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This study will look at Turkish immigrant musicians who have chosen to build a career in London. In the last two decades, artistic labour markets have been a critical focus in investigators' and policymakers' agendas. However, the literature lacks an empirical study concerning the inclusion of immigrant cultural workers in the artistic labour markets, particularly in the major capitals of Europe. As one of the most critical facts of today's agenda, immigration has resulted in an increasing creative workforce and the generation of cultural and artistic activities that enhance major cities' attraction. Following a labour market segmentation approach, this research will examine Turkish immigrant musicians' employment and labour market experiences. In doing so, it will also explore whether the value of their human capital is linked to their ethnic background. Greater London will be taken as the case of the study, as the area appears to have become a prominent centre of attraction for international musicians worldwide.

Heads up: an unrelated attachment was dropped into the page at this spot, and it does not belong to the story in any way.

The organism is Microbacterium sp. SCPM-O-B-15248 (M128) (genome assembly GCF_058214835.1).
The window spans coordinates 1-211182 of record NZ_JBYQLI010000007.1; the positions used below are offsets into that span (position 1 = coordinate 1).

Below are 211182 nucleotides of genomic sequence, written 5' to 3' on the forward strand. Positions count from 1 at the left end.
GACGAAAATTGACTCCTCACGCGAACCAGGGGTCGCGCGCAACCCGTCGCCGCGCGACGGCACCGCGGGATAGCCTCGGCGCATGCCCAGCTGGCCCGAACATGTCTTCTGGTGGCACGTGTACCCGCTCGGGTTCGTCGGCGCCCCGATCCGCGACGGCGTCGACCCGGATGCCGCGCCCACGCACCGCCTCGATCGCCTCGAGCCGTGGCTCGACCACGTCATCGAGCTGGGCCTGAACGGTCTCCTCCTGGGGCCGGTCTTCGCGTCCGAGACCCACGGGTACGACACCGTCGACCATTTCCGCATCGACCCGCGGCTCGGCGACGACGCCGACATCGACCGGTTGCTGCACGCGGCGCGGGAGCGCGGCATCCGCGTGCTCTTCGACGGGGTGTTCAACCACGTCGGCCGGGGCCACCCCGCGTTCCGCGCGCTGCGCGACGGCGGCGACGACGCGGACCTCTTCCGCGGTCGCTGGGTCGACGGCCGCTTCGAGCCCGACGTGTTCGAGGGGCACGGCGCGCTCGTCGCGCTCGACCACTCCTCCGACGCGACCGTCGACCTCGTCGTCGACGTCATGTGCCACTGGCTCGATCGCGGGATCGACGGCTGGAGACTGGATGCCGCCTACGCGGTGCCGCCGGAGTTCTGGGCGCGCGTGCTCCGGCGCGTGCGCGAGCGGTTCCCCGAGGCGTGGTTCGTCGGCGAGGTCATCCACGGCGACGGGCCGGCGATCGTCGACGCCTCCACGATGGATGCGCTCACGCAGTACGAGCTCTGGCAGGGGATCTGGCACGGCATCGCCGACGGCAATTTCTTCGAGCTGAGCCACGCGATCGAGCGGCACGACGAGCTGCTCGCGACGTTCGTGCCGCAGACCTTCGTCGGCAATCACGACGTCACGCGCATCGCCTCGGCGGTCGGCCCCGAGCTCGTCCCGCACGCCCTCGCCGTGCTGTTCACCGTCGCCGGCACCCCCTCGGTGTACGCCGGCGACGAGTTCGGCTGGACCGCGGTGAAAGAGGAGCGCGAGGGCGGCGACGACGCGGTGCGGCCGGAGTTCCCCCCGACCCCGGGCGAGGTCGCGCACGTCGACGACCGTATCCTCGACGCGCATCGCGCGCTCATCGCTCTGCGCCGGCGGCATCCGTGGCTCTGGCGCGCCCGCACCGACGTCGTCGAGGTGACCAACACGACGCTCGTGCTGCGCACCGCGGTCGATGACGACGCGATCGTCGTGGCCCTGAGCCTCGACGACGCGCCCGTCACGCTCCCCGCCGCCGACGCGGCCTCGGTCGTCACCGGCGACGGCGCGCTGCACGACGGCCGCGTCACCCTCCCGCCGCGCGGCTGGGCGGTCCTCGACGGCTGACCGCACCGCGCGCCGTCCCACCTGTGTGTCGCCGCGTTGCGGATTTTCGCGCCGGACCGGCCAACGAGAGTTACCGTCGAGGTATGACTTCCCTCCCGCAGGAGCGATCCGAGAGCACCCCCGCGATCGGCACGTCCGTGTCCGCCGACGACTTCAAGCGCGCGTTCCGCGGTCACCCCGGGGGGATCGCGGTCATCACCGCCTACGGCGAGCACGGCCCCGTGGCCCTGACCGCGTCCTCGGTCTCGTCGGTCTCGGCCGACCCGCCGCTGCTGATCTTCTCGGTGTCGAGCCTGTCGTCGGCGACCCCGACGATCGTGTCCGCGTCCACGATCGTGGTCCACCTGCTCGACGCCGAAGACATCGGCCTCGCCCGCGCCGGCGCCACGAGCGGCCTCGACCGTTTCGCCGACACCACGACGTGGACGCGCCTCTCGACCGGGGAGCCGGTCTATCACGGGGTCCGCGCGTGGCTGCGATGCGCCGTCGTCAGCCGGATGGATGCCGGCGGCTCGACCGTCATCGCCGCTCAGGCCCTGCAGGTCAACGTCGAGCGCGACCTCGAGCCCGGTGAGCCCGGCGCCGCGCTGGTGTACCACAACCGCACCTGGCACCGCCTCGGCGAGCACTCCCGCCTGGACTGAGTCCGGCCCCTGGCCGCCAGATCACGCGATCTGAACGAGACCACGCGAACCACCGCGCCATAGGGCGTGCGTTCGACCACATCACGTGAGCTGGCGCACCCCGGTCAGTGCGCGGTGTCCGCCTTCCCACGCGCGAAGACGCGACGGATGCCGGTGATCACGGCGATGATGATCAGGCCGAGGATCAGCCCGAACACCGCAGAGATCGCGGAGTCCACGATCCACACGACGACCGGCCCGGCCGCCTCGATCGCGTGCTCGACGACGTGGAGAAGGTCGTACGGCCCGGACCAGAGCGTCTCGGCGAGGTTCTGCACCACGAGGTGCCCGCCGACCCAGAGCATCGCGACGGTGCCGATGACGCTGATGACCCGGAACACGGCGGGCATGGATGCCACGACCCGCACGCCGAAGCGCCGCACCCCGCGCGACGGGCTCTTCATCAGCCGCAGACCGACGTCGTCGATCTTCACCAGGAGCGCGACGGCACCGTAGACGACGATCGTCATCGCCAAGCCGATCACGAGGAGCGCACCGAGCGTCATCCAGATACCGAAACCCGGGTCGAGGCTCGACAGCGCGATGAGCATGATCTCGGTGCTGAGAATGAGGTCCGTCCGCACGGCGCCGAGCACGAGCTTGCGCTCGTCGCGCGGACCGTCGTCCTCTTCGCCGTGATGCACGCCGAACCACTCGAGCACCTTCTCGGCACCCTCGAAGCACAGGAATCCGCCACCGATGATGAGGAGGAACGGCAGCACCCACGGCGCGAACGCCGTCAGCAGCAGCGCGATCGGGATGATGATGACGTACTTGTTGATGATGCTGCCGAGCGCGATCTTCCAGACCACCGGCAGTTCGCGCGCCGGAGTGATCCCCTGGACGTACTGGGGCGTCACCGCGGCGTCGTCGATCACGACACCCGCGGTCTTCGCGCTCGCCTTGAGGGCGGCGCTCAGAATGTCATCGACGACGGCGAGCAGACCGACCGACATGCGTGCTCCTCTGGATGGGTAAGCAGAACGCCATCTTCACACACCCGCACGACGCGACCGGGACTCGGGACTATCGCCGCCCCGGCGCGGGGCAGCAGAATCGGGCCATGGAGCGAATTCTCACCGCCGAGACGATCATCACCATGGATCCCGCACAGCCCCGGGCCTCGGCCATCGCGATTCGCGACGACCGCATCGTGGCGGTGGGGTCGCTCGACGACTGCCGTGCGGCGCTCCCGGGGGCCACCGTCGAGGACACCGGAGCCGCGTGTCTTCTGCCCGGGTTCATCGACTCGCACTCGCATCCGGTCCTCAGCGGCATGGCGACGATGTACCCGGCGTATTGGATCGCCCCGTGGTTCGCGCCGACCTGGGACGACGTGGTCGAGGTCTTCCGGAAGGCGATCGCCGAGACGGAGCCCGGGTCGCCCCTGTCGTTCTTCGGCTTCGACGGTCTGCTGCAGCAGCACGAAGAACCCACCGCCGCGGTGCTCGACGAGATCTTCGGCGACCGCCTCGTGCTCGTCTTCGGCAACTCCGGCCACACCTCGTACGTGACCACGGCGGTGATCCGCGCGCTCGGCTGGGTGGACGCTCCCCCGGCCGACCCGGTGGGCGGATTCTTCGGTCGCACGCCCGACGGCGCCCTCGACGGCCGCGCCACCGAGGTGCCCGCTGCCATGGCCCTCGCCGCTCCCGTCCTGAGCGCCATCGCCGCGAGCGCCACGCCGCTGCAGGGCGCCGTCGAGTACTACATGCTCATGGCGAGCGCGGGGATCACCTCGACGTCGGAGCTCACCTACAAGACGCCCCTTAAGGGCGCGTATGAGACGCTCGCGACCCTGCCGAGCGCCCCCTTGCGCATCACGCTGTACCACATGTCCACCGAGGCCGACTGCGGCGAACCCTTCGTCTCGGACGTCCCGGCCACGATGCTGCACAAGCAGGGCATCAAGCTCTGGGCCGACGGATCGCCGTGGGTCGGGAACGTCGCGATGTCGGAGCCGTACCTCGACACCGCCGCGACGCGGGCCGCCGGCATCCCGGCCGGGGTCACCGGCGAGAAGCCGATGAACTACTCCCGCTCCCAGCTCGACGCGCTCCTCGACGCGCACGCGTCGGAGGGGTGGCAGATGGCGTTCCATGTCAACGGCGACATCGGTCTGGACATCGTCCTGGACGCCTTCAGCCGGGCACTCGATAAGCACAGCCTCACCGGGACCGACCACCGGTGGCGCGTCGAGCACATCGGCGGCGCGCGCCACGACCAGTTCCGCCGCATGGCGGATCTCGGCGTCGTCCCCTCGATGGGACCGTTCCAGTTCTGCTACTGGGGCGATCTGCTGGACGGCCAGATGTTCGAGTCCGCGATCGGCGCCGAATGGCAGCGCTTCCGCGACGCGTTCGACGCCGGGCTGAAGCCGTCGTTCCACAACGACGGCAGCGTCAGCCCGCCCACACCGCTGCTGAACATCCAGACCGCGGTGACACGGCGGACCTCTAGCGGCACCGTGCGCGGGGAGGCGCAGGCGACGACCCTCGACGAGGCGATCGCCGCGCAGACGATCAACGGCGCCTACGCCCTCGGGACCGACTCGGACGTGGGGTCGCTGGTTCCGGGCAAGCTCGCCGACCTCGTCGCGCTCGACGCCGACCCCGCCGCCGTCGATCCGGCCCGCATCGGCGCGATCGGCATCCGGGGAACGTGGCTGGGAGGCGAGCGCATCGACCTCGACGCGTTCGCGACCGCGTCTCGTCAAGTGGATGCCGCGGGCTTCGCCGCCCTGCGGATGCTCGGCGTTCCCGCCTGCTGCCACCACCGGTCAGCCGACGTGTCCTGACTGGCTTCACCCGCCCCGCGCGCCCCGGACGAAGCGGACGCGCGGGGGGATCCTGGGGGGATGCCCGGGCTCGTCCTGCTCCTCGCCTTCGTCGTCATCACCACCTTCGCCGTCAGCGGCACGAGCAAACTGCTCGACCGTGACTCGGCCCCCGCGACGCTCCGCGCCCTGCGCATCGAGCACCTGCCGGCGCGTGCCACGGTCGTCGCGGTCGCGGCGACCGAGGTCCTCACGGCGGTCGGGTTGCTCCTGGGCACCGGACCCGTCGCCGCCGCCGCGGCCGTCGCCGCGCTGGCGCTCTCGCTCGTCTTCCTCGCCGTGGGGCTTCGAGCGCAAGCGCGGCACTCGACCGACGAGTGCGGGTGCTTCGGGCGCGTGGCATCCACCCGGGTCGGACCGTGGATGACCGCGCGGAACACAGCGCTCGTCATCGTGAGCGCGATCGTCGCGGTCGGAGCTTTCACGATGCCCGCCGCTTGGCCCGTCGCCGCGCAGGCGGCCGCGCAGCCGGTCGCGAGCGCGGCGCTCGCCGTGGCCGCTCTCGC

I am a part-time PhD student within the Creative and Cultural Industries department at Kingston University, London. I previously received my MA in Music and The Creative Economy and M.Res in Business and Management Research from Kingston Business School. Along with my academic studies, I have been working in the recorded and live music industries for around ten years as a music producer, live-recording session musician, and event manager, also teaching music in several community centres across London.
I am a fellow of the Royal Society of Arts.
I am a member of the Creative Industries Federation.
I am a member of the International Music Business Research Association.
I am a member of Disability Rights UK.
Ali Kiresci (2021) The impact of innovative technologies on small players in the recorded music sector: a chronological overview, Creative Industries Journal, DOI: 10.1080/17510694.2021.1939545